Construction’s share of U.S. total nonfarm employment in the monthly Employment Situation report is slightly more than 5.0%. To claim its proportional share of July’s economywide number of jobs increase of +528,000, the figure for construction would have been +27,000. Instead, it was higher at +32,000. The year-to-date monthly average of construction employment is now +23,000 jobs versus +5,000 in June-July 2021. In July 2022, residential (+11,000) and nonresidential (+10,000) subcontractors accounted for most of the month-to-month climb in the total construction jobs count.
Construction doesn’t usually record a not seasonally adjusted unemployment rate that is lower than for all jobs. Lately, though, the exception has been the rule. Construction’s NSA U rate in July was 3.5%, comparing favorably with the all jobs NSA U rate of 3.8%. The 3.5% figure for construction in July was an improvement on June’s 3.7% and was less than half July 2021’s level of 7.5%.
July’s Employment Situation report marked a watershed moment for the U.S. overall economy. The total number of jobs finally returned to their perch from before the pandemic. The huge nosedive in positions that occurred between February and April 2020 has now been fully reversed. The jobs claw-back ratio is 100.1%; for construction, it’s 107.4%.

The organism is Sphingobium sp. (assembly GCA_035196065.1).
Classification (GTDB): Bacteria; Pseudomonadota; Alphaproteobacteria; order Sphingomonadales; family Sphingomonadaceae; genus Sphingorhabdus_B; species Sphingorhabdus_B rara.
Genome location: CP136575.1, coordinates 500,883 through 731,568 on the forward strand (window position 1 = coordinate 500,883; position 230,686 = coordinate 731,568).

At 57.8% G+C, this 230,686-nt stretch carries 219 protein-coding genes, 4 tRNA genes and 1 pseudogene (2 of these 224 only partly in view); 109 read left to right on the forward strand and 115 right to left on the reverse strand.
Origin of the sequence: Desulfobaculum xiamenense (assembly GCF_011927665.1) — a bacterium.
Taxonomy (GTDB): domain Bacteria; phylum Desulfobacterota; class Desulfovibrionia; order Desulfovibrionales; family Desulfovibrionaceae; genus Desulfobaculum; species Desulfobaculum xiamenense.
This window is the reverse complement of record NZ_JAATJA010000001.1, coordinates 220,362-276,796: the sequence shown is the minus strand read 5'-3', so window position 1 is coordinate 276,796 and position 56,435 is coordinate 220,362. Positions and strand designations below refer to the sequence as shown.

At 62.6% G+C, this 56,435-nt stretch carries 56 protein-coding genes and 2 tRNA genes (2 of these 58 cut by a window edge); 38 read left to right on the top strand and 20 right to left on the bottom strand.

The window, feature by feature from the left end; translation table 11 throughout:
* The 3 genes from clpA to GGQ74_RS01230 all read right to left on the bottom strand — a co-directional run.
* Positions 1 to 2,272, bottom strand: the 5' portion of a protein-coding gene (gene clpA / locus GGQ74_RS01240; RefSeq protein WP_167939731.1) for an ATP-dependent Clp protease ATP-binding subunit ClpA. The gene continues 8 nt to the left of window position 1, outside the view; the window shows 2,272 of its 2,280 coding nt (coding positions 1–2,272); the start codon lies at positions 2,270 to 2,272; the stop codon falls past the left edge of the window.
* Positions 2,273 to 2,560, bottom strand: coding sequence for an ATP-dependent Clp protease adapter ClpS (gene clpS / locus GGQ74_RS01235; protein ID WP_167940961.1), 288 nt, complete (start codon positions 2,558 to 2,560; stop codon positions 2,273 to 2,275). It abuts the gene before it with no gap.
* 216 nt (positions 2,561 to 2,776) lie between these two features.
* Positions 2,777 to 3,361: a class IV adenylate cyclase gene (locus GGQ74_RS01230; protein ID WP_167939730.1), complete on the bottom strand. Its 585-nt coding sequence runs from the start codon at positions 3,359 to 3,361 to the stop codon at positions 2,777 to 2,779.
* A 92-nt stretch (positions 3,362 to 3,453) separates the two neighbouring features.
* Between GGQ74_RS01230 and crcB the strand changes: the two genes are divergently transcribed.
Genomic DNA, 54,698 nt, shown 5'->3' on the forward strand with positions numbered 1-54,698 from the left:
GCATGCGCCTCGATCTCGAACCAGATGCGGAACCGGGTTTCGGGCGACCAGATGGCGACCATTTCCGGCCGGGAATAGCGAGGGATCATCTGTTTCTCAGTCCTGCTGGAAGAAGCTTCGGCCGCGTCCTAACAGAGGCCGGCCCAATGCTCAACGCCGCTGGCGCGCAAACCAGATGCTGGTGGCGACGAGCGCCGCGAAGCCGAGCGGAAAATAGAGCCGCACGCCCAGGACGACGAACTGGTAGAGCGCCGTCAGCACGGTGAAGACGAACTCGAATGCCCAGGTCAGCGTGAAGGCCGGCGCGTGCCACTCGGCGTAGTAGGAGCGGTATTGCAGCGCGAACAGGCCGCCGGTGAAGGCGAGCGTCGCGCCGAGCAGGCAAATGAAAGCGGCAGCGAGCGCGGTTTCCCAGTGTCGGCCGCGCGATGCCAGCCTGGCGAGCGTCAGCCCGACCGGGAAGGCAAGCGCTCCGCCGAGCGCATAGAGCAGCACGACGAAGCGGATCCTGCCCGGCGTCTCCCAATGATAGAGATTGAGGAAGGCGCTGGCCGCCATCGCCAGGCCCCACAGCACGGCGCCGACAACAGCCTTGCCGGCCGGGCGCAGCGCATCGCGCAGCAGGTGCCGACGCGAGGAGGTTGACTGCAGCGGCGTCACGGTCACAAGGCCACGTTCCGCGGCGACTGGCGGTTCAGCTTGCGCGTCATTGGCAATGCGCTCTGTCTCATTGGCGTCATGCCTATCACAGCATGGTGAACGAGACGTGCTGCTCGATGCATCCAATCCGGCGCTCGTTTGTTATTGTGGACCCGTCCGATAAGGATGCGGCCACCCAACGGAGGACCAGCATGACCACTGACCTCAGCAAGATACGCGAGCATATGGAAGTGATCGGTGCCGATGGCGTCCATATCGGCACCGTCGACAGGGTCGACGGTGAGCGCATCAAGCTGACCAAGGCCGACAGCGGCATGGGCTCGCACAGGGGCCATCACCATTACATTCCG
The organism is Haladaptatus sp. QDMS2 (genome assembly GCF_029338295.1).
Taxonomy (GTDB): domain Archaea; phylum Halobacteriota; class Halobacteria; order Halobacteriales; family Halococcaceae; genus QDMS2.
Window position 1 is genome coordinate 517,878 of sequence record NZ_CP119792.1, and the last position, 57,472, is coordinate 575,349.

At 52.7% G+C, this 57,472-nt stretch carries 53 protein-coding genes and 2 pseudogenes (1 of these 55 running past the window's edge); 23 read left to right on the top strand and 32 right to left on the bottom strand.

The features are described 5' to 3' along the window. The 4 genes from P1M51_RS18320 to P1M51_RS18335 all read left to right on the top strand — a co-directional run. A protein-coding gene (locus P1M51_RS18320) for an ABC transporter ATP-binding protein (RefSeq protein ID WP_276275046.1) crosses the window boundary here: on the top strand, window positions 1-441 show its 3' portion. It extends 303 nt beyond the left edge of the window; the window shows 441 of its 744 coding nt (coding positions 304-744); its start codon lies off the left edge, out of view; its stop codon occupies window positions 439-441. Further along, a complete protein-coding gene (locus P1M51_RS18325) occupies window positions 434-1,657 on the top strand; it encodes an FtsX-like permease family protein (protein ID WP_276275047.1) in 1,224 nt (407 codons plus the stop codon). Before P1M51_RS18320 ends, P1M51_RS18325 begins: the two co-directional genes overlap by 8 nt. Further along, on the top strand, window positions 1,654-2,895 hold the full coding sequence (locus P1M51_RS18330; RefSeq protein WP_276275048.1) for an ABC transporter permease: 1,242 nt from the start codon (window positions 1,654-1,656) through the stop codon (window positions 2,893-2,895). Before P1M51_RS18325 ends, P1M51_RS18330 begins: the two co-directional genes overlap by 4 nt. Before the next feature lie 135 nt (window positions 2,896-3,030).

Interestingly, July’s year-over-year gain in construction employment, at +4.2%, was the same as for all jobs, also +4.2%. The sector hardest hit by the stay-at-home guidelines of the past couple of years, leisure and hospitality, has seen its employment surge +10.7% y/y.
In other segments of the economy with close ties to construction, the latest y/y percentage changes in employment have been as follows: oil and gas exploration and development, +21.3%; machinery and equipment rental and leasing, +8.1%; architectural and engineering design services, +6.3%; real estate, +3.1%; cement and concrete product manufacturing, +2.9%; and building materials and supplies dealers, -4.0%. Only the last number points to a disappointing retreat in employment.
Design services work leads into later on-site activity. Therefore, the +6.3% increase for design services jobs is a positive read on the prospects for future hardhat employment. Furthermore, the latest (June 2022) Architecture Billings Index from the American Institute of Architects, which provides a gauge of the demand for construction design services, stayed healthy at 53.2 (versus 53.5 in May, so slightly less upbeat), above the 50.0 benchmark figure that separates more sales from less, month to month.